Spain announced that air-conditioning in public buildings must be set to 27 C or above (80.6 F). This is because of the Russian energy situlation (damn Putin!). So expect things to be a little warmer indoors in Spain this summer.
Ken - In Spain, what buildings are considered public buildings? Is it just government buildings, or does it include hotels, restaurants, museums, etc.? If just government buildings then it wouldn't have much impact on tourists. If it includes the other types of buildings I mentioned then it would be quite uncomfortable.
Includes public and large commercial buildings. Theaters, cinemas, shopping centers, airports, train stations. Does not appear to include hotels and restaurants, thankfully.
I'm so grateful I have the schedule flexibility not to have to travel anywhere that 80 degrees is considered air conditioning. Someone tried to talk me into the Douro plus Lisbon/Madrid cruise in Jul/Aug when "look, there's lots of openings". Yep, for a reason. My heart goes out to those of you who only get vacation time in the summer.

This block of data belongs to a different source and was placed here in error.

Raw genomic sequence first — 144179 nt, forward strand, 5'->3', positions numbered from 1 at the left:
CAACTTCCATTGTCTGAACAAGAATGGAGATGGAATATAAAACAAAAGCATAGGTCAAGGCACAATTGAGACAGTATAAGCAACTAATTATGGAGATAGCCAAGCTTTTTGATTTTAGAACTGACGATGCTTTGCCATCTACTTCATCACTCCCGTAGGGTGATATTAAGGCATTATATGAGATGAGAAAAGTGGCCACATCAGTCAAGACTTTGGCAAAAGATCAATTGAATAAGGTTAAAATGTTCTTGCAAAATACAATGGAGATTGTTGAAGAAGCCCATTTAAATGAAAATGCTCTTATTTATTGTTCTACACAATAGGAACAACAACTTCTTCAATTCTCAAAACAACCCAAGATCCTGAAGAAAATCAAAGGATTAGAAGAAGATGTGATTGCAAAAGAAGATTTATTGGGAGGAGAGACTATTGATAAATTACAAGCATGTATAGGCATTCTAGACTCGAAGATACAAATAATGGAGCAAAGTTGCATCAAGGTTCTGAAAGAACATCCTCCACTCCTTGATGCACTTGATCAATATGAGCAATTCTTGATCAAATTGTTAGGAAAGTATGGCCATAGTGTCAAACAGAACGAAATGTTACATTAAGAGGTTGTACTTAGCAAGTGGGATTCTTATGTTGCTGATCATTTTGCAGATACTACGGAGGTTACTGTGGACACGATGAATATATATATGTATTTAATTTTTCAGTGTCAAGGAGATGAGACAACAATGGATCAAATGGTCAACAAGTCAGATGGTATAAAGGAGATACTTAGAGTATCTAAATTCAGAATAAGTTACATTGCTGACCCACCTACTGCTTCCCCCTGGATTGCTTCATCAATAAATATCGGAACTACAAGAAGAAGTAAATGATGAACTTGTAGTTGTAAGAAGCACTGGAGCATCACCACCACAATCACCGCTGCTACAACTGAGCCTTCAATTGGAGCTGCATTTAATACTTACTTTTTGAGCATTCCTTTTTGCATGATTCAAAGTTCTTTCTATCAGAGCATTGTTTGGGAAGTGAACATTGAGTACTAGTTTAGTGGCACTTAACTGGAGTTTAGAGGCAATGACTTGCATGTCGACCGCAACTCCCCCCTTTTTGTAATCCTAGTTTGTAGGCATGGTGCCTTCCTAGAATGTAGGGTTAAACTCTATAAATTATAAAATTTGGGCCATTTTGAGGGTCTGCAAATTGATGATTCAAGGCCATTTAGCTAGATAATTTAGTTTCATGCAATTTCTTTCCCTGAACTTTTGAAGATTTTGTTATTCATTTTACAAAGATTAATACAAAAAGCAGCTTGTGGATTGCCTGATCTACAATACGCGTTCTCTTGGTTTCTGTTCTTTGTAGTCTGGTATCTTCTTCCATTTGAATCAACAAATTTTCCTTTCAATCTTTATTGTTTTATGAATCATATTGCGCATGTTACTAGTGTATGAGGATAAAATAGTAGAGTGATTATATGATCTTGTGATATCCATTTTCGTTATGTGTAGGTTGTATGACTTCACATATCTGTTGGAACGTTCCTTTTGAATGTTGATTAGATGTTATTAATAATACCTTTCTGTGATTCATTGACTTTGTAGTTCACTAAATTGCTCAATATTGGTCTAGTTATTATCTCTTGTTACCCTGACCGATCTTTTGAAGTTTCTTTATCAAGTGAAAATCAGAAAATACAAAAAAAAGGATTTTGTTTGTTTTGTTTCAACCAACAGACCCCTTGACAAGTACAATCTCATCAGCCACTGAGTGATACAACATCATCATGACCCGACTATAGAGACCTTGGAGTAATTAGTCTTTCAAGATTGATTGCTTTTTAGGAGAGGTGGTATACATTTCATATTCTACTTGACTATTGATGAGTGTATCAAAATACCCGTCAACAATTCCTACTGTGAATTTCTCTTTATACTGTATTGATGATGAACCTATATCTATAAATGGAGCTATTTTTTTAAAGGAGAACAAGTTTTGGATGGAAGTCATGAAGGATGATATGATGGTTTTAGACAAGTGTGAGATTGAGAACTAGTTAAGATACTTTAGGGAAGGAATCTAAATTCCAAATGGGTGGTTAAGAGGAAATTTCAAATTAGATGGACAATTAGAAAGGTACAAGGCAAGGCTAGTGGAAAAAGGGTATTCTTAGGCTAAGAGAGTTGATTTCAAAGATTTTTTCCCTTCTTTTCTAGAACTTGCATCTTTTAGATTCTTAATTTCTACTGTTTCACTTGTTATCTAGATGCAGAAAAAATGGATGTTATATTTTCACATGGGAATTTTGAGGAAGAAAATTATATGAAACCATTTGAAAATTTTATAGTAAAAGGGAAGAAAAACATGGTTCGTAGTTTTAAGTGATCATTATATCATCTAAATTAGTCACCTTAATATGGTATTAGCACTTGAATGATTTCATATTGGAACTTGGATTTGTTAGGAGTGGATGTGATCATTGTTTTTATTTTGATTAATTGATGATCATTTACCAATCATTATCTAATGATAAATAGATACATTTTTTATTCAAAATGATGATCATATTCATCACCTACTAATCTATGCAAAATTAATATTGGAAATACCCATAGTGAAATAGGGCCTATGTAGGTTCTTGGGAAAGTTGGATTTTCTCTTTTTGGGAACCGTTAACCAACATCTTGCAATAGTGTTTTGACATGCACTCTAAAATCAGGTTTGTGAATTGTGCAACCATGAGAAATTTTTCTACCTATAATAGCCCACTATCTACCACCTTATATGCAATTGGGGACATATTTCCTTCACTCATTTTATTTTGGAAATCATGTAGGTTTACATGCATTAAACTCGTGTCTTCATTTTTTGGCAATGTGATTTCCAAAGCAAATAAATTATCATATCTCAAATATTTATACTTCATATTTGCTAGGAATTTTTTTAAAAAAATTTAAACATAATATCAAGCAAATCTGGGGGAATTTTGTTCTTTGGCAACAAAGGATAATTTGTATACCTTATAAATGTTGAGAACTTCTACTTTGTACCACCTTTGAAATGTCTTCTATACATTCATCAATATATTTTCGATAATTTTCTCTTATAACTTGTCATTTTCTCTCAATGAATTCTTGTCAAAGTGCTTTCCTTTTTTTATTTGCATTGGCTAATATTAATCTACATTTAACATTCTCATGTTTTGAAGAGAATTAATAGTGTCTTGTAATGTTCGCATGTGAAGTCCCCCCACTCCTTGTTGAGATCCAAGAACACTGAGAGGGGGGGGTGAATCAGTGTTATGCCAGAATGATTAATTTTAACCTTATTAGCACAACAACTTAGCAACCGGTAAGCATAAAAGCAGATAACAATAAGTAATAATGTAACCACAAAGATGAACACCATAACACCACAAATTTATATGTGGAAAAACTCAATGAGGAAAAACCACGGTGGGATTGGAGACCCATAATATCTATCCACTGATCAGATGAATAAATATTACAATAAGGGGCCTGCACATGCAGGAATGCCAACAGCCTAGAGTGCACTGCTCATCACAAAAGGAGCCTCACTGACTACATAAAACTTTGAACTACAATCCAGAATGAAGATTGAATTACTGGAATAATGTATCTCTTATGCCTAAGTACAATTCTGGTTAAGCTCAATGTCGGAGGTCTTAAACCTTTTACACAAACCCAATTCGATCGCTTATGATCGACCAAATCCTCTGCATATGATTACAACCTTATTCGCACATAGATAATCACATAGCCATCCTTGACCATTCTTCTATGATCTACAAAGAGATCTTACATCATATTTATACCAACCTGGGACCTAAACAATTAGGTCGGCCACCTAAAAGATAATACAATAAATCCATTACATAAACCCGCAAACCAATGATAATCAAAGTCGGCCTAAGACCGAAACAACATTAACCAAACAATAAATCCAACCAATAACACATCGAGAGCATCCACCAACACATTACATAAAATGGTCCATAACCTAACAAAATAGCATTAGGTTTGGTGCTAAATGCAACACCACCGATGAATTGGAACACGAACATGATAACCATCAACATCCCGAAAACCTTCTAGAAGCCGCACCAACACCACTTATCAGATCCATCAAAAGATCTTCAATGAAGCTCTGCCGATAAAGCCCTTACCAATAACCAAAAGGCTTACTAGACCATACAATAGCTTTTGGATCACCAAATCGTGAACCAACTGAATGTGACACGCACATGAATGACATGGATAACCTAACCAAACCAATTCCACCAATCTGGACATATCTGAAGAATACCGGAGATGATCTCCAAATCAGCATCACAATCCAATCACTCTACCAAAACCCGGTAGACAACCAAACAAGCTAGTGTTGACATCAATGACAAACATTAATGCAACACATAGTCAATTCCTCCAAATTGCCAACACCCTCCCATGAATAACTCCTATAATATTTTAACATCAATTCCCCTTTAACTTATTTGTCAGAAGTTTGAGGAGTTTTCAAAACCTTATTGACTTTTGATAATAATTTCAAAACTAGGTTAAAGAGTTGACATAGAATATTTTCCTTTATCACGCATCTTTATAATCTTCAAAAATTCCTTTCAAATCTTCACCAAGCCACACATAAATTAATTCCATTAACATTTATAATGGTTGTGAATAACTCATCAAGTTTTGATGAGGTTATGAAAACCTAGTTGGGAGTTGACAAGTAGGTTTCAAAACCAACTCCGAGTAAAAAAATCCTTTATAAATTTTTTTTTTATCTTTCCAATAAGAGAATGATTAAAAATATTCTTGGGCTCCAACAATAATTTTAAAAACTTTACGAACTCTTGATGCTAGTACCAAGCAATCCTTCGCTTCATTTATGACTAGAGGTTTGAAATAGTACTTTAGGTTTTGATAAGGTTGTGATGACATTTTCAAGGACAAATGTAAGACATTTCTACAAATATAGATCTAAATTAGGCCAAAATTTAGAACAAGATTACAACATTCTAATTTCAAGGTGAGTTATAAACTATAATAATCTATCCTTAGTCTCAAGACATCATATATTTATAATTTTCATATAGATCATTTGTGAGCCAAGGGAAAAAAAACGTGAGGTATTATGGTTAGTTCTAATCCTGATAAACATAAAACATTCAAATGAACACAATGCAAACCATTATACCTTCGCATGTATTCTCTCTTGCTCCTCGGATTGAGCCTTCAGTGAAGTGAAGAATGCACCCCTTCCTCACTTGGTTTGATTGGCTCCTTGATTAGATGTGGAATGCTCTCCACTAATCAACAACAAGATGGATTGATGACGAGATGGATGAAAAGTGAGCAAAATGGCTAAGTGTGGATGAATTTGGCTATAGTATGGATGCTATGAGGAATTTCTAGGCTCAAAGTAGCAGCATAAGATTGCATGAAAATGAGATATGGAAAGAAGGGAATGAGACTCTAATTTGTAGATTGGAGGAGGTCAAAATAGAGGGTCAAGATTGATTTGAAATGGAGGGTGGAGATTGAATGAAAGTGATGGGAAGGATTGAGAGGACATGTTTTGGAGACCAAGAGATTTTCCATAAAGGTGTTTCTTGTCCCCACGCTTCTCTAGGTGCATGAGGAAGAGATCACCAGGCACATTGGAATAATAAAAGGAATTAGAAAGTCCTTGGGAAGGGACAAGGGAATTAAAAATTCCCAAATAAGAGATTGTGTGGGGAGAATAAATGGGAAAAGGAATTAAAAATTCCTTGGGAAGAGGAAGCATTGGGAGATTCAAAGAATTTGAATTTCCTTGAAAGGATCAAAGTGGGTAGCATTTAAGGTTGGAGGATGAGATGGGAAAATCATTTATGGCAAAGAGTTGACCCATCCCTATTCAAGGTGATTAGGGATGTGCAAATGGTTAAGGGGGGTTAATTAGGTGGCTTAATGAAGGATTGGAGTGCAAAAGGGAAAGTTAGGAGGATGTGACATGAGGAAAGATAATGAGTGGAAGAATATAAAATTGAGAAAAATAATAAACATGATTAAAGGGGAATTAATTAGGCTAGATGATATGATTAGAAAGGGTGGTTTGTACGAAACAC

Ken - based on your description that could make going to museums, like the Prado, or cathedrals in most any city, a dicey situation.
I'd likely be in Claudia's camp. Travel at a different time of the year or wait until this rule went away.
I wonder if museums will be Included since art has to be kept in safe temperatures.
If you are unlucky enough to be traveling in southern Spain in the summer, stepping into a building that is 27 degrees will feel blessed cool.